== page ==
What are they?
Share Incentive Schemes – also known as Share Incentive Plans – were launched by the Government in July 2000. If you work for a participating company you can become a shareholder and benefit from attractive tax breaks.
How does it work?
Employers can give workers up to £3,000-worth of "free shares" each year. Staff can choose to buy additional "partnership shares" out of their gross pay. The amount you can buy is capped at the lower of £1,500 in each tax year, or 10 per cent of your salary. For each partnership share an employee chooses to buy, an employer can then give up to two free "matching shares". If your shares perform well, you can choose to reinvest any dividends into more shares which are logically referred to as "dividend shares".
When can I take my shares out of the scheme?
Any time – but you will have to leave them in the plan for five years if you want the profit you have made to be paid free of income tax and National Insurance (NI). If you hold the shares for only three years, just their initial value will be tax and NI-free. Profits on dividend shares become tax and NI-free after three years.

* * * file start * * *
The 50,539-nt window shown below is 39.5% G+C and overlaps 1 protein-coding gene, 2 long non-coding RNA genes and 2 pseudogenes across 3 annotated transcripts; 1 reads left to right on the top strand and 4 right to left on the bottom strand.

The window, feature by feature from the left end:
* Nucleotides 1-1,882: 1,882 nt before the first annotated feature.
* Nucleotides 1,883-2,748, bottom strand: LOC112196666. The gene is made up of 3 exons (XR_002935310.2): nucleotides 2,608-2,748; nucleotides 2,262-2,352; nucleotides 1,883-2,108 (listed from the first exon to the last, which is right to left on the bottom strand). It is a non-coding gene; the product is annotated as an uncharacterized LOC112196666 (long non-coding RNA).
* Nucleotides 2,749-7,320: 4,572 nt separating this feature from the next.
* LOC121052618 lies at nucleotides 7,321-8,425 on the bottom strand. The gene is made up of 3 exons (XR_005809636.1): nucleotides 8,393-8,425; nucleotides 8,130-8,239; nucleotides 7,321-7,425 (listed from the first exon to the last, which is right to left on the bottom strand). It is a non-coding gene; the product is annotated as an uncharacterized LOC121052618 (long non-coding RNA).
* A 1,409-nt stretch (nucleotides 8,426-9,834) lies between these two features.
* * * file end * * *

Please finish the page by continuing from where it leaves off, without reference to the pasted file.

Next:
Does every employer offer a scheme?
Unfortunately not. Some 13,000 offer schemes, and the number is increasing. Even if your employer does offer a scheme, remember that government figures are only caps: it can choose to offer as much or as little as it likes to employees under those limits.
Are there any disadvantages to the schemes?
Obviously the value of your shares can go down as well as up. It will also leave you more exposed to your company's fortunes: if it goes bust, you have lost your job and your shares.
This information is provided by Moneysupermarket.com in good faith: neither that company nor The Independent can be responsible for its accuracy. It should not be relied upon in any investment decision, for which you should consider professional advice. The price of investments can go up as well as down and past performance cannot be relied upon as a guide to future performance.